In the R & B diva world, there's something called "The Beyonce Rule." Essentially it stipulates that if one is a black female singer, there is a limited release window where one must put out music either BEFORE or AFTER Beyonce's album cycle. The reasoning is that Beyonce is a juggernaut, a force of nature, a blitzkreg--whatever you like to call these things--and she'll take all your shine and no one will pay attention to you. There simply is not enough room for Beyonce and someone else (Ciara, we're looking at you right now).

Not to be reductive but perhaps there is a corollary rule for blue-eyed soul singers? 

I pose this because it hurts me to see Robin Thicke release the pretty-great "Blurred Lines" and its good-time video treatment. After all, we are clearly in the wake of the 20/20 ExperienceJustin Timberlake's masterful multiplatform multimedia takeover. Where was Thicke's team 2 months ago? Damn, 2 weeks ago. Comparisons are inevitable and the press cycle is hemorrhaging JT news for JC's sake. 

LARRY CLARK FOR SALE

ART "Larry Clark Stuff" @ MILK Studios 



Milk Studios recently hosted the NY debut of "Larry Clark Stuff," a brief exhibition of skate ephemera from the archives of bad boy photographer-filmmaker Larry Clark. 

The whole affair was tantamount to a garage sale, and it really felt like we were buying Larry Clark's junk, albeit at below-market prices. Everything was for sale (what isn't?), but it all looked a little picked-over: as it was, each item was previously on view at MOCA for the LA Art Book Fair and this was what was left over. The externalities of which were obvious: A Larry Clark-designed Fuct shirt was cool but wrinkled. Hand-signed vintage Supreme shirts were a relative steal for $100, but they only had XLs on the racks. 

When I thought about making films about teenagers in the 80s I wanted to make a film about skaters. I thought the visually most exciting and interesting kids were skateboarders. Kids back then were punk rock, maybe they came from bad families, but rather than getting fucked up, arrested, they found their family and their freedom in skateboarding. Before skateboarding was commercialized, the images found on skateboard decks and t-shirts, visually were the best images found anywhere at the time, everything else seemed to pale in comparison.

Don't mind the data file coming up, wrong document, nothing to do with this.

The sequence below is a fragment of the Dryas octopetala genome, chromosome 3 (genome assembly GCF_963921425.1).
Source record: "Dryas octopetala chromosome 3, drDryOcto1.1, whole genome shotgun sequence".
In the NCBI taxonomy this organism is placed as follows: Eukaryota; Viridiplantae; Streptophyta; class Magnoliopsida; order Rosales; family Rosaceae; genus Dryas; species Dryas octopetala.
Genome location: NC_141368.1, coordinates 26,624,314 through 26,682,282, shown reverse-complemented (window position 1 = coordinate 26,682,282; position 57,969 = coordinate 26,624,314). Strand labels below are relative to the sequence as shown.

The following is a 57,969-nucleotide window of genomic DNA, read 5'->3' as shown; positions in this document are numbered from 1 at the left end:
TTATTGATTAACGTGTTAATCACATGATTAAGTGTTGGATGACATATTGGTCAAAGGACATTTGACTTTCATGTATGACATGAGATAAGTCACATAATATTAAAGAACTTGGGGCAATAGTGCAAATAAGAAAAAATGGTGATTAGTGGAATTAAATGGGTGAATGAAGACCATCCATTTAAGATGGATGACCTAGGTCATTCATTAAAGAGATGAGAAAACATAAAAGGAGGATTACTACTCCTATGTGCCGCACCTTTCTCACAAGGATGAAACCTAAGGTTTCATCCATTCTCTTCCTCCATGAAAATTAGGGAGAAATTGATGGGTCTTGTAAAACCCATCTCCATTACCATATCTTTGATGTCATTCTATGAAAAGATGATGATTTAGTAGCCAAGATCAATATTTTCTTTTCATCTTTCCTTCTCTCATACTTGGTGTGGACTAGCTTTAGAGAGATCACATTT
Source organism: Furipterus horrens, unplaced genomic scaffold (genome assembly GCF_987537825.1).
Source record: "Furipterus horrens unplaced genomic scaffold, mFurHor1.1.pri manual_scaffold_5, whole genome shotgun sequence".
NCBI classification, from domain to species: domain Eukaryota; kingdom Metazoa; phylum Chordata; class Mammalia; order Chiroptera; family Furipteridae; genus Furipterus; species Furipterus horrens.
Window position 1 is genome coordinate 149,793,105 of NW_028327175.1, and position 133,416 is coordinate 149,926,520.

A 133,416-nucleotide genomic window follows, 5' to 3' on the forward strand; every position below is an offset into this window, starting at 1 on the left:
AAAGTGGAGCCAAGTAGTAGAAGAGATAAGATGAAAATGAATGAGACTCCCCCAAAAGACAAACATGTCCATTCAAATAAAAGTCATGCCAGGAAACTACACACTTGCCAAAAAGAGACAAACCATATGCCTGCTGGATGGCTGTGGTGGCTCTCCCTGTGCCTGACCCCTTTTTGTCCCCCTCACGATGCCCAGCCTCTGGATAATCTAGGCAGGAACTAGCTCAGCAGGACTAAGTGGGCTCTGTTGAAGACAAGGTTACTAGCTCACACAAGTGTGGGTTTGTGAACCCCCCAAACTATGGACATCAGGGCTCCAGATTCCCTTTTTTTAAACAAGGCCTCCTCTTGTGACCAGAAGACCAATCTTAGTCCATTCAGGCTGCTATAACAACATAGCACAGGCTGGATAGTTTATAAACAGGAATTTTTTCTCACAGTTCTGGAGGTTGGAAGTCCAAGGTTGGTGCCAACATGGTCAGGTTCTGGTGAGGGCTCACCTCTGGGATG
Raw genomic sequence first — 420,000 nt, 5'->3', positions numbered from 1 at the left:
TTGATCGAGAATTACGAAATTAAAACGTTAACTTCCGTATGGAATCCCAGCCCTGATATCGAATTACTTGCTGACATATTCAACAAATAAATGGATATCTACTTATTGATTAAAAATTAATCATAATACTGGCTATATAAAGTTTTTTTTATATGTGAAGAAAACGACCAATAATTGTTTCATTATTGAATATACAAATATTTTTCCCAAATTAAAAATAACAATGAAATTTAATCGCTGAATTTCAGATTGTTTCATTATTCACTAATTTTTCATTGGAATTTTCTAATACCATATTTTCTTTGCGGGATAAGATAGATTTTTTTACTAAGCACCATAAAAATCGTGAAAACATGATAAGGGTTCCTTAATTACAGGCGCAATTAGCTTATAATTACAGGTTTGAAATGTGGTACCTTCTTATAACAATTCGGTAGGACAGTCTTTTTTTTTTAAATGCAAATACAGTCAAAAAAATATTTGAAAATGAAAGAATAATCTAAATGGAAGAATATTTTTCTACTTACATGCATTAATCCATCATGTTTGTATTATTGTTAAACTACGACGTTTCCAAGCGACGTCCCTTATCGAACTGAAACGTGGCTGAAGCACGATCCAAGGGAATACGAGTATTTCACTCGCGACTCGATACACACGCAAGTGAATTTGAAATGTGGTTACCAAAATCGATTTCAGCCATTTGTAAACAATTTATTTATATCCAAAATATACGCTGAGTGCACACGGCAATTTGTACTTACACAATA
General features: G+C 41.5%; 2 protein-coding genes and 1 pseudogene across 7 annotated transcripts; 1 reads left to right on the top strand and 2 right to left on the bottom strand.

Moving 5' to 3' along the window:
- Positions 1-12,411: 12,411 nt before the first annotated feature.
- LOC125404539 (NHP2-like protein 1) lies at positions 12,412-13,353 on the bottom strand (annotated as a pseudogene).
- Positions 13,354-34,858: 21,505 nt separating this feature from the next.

- Larry Clark
When I was in Paris two years ago I saw the acclaimed Larry Clark photo exhibit "Kiss the Past Hello." It was a revelatory retrospective that wittily showcased the work of Mr. Clark and his photographer mother. At "Stuff" we have the poster from that very show but none of the works from it. While the hype and miscellany around Mr. Clark are all but apparent, there is little of the actual substance that propelled it. "Larry Clark's Stuff," then, is a virtually artless exhibit that is less about Larry Clark's work and more about his cult of personality. I'm not sure how I feel about such a cash grab (it's the nature of the Art Book Fair show, after all), but it gave a lot to think about and the organizers Boo Hooray are certainly the best at what they do. 

What do you think about Larry Clark's stuff?


UPDATE: Now we know where all the reasonably-sized t-shirts went: Vfiles has the ultra rare Larry Clark x Supreme hand-signed tee from the show in S, M and XL (Look at that, the price is already double! Talk about appreciation!)


Scroll down for a closer look:

READ IT LATER

CULTURE The New York Times


Hot off the news that The Washington Post would soon be implementing a paywall, The Times tightens its own "leaky faucet." 

That's right. Everyone's favorite NYT workaround, NYClean--which worked by installing a bookmarklet that ran a short javascript-disabling wrecking ball to the Times' paywall--has been taken down, presumably for good. 

As it goes with these things, the bookmarklet's coder David Hayes may engage in a reverse-engineering back-and-forth with the Times' tech team, but in the meantime, there's plenty of other ways to get your Grey Lady on. We have 4 loopholes below:


1. Go Incognito...:




If you open an incognito window in Google Chrome, you can look at as much Times as you like. The only downside is that none of your Internet history will be saved. 






2. Disable Javascript:


One of the easiest ways to bypass the NYT paywall it is to disable javascript on your browser. No javascript means no article-blocking popup. We particularly like the Firefox extension NoScript--which selectively blocks javascript when you need it. Unfortunately, there is no current Google Chrome equivalent of this browser extension.